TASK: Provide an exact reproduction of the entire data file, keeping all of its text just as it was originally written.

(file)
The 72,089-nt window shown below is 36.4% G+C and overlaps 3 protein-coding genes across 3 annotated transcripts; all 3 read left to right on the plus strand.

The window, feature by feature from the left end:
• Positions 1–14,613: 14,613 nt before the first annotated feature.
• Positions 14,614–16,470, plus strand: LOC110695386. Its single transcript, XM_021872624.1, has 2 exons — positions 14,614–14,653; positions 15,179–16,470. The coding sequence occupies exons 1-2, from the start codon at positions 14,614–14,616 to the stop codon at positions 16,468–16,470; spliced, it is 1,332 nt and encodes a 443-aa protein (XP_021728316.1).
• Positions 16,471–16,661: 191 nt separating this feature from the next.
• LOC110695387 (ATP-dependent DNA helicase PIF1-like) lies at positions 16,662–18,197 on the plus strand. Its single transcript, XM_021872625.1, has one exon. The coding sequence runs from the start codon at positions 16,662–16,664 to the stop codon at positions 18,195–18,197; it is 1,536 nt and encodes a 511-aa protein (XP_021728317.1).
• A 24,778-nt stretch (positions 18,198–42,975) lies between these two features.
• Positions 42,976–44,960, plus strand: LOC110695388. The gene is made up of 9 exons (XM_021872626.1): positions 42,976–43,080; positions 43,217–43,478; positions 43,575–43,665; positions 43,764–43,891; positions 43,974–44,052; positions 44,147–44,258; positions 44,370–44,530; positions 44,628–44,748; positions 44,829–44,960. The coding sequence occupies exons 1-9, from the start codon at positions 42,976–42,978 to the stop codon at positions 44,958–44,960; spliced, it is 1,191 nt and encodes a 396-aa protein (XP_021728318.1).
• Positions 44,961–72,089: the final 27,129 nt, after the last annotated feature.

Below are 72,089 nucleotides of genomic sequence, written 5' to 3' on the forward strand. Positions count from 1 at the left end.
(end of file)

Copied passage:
The 72,089-nt window shown below is 36.4% G+C and overlaps 3 protein-coding genes across 3 annotated transcripts; all 3 read left to right on the plus strand.

The window, feature by feature from the left end:
• Positions 1–14,613: 14,613 nt before the first annotated feature.
• Positions 14,614–16,470, plus strand: LOC110695386. Its single transcript, XM_021872624.1, has 2 exons — positions 14,614–14,653; positions 15,179–16,470. The coding sequence occupies exons 1-2, from the start codon at positions 14,614–14,616 to the stop codon at positions 16,468–16,470; spliced, it is 1,332 nt and encodes a 443-aa protein (XP_021728316.1).
• Positions 16,471–16,661: 191 nt separating this feature from the next.
• LOC110695387 (ATP-dependent DNA helicase PIF1-like) lies at positions 16,662–18,197 on the plus strand. Its single transcript, XM_021872625.1, has one exon. The coding sequence runs from the start codon at positions 16,662–16,664 to the stop codon at positions 18,195–18,197; it is 1,536 nt and encodes a 511-aa protein (XP_021728317.1).
• A 24,778-nt stretch (positions 18,198–42,975) lies between these two features.
• Positions 42,976–44,960, plus strand: LOC110695388. The gene is made up of 9 exons (XM_021872626.1): positions 42,976–43,080; positions 43,217–43,478; positions 43,575–43,665; positions 43,764–43,891; positions 43,974–44,052; positions 44,147–44,258; positions 44,370–44,530; positions 44,628–44,748; positions 44,829–44,960. The coding sequence occupies exons 1-9, from the start codon at positions 42,976–42,978 to the stop codon at positions 44,958–44,960; spliced, it is 1,191 nt and encodes a 396-aa protein (XP_021728318.1).
• Positions 44,961–72,089: the final 27,129 nt, after the last annotated feature.

Below are 72,089 nucleotides of genomic sequence, written 5' to 3' on the forward strand. Positions count from 1 at the left end.